Archive for January, 2010

A Better Cup of Cappuccino – And For Less

Thursday, January 7th, 2010

I stumbled on a new interesting site via The Old New Thing.

Economist Tim Harford writes an advice column called Dear Economist for the Financial Times. But instead of applying economic theory to economic problems, he applies economic theory to personal problems.

It’s my productivity nightmare come back to haunt me — Tim Harford has been writing for years and there are lots of interesting articles.  I’d hate to miss any.

This is one that resonated with me:  Starbucks economics

Here’s a little secret that Starbucks doesn’t want you to know: They will serve you a better, stronger cappuccino if you want one, and they will charge you less for it. Ask for it in any Starbucks and the barista will comply without batting an eye. The puzzle is to work out why.

You can read the story yourself if you want the secret  😉

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3-D Movies at Home?

Wednesday, January 6th, 2010

I’ve had several conversations recently about the new technology in 3D movies.  Modern 3D still requires you to wear glasses, but they aren’t the red-green cardboard deals, and the viewing experience is much better.  The second conversation point is always where it will go next – when do we get 3D at home?

3D depends on different images being sent to each eye.  That’s how we see 3D, and I just don’t see any way around that requirement.  The old projectors overlapped “red” and “green” images on the screen, and the glasses filtered out either green or red for each eye.  I think the new system uses a special screen that polarizes the overlapped images (e.g. one vertical and one horizontal), and the lenses of the glasses filter out one direction or the other.  (note to self: take my polarized sunglasses in to the next 3D movie I see).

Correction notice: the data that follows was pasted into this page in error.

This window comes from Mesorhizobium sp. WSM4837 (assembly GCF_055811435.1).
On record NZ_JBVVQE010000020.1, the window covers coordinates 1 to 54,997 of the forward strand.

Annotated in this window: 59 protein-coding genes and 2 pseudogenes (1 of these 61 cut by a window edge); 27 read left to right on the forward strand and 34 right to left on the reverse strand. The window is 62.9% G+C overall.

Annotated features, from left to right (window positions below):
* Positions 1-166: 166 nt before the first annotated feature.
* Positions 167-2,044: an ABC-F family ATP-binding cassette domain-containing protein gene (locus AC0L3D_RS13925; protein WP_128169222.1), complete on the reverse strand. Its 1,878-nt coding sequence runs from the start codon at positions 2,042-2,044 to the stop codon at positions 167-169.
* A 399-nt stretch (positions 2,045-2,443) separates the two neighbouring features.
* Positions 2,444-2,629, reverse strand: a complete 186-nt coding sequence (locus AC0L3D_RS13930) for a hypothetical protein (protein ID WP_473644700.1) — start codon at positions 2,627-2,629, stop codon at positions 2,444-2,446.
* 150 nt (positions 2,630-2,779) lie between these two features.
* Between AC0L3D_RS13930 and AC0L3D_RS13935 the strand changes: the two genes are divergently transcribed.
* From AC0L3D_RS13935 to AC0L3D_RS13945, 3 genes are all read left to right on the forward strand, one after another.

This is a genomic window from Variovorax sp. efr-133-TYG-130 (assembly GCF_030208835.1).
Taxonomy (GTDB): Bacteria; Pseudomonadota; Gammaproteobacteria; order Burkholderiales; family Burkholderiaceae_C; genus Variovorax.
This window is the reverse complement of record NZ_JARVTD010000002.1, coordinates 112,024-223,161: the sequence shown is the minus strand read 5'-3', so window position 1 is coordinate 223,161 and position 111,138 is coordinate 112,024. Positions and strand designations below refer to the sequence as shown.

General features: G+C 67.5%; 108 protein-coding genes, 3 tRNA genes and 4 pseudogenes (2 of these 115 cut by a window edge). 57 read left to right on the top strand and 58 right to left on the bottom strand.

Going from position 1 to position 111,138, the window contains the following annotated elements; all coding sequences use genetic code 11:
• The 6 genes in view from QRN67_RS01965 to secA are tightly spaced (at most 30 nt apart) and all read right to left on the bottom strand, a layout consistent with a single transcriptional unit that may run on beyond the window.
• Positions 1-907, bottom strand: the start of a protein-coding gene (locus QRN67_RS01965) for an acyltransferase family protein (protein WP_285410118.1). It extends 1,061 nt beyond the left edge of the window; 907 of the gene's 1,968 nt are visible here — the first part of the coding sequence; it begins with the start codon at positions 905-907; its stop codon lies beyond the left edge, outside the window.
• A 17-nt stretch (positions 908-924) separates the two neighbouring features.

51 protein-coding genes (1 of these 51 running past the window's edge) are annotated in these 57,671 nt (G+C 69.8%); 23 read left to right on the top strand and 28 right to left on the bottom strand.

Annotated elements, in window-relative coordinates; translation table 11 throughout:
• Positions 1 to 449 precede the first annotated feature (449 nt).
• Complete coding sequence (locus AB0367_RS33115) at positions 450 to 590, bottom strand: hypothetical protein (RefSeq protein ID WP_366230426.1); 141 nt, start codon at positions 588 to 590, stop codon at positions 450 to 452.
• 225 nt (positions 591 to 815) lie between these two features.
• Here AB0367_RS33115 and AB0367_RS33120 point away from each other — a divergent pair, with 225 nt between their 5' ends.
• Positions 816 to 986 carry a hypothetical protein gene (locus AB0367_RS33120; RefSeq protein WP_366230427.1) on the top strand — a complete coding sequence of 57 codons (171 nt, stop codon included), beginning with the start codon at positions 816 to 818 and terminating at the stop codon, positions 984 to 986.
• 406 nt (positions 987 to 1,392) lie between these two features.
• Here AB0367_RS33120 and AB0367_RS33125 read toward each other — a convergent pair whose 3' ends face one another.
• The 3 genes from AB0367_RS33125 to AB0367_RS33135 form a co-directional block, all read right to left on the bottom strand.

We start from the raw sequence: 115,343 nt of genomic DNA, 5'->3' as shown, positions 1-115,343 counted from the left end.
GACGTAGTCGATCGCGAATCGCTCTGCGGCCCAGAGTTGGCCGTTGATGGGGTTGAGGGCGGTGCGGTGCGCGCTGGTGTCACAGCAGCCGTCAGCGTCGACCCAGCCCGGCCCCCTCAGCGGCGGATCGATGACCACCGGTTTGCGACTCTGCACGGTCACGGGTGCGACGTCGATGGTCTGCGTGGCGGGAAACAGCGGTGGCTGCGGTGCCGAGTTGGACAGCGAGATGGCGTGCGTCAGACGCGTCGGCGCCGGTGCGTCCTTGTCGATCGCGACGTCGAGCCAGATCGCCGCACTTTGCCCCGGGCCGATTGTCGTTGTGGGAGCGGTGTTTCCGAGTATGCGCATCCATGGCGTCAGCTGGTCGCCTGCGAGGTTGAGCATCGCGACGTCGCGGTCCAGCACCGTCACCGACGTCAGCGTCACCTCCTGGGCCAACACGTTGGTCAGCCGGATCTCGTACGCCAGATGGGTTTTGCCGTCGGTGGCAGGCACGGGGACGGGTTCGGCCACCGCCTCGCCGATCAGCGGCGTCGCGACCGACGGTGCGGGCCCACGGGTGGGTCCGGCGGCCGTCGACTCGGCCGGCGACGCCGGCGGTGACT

The requirement to project a different image onto each eye is the limiting requirement.  It limits the theater experience (how do you separate the eyeballs in an audience without glasses?).  It limits the home experience (how do you project separate images?)

Well, it seems somebody found a solution.  I wonder what it is?

LG introducing 3-D TVs in May; no exact price yet – Yahoo! News

LAS VEGAS – LG Electronics says it will introduce its first 3-D-capable flat panel TVs for the U.S. market in May.

Other major TV makers are expected to join the Korean company with announcements of 3-D TVs later Wednesday at the International Consumer Electronics Show in Las Vegas. The industry is making a major push to get 3-D into the home while consumers are still excited by 3-D movies in theaters.

Prices for the new LG sets have not yet been announced. But Tim Alessi, director of product development at LG Electronics USA, said the TVs will likely cost about $200 to $300 more than comparable sets without 3-D functions.

Another technology under consideration years ago used time-separated images.   In this scheme, the projector/monitor/television would display the left and right images in alternate frames.  The user would wear a pair of glasses, synchronized to the display, that would alternately block the left and right eyes.  This scheme sounds like a poor choice for home TV viewing, because you would need a (probably expensive) powered pair of glasses for every viewer.

More likely, these TVs will be using a polarizing layer that alternates between frames, coupled with passive glasses like those you use in today’s theaters.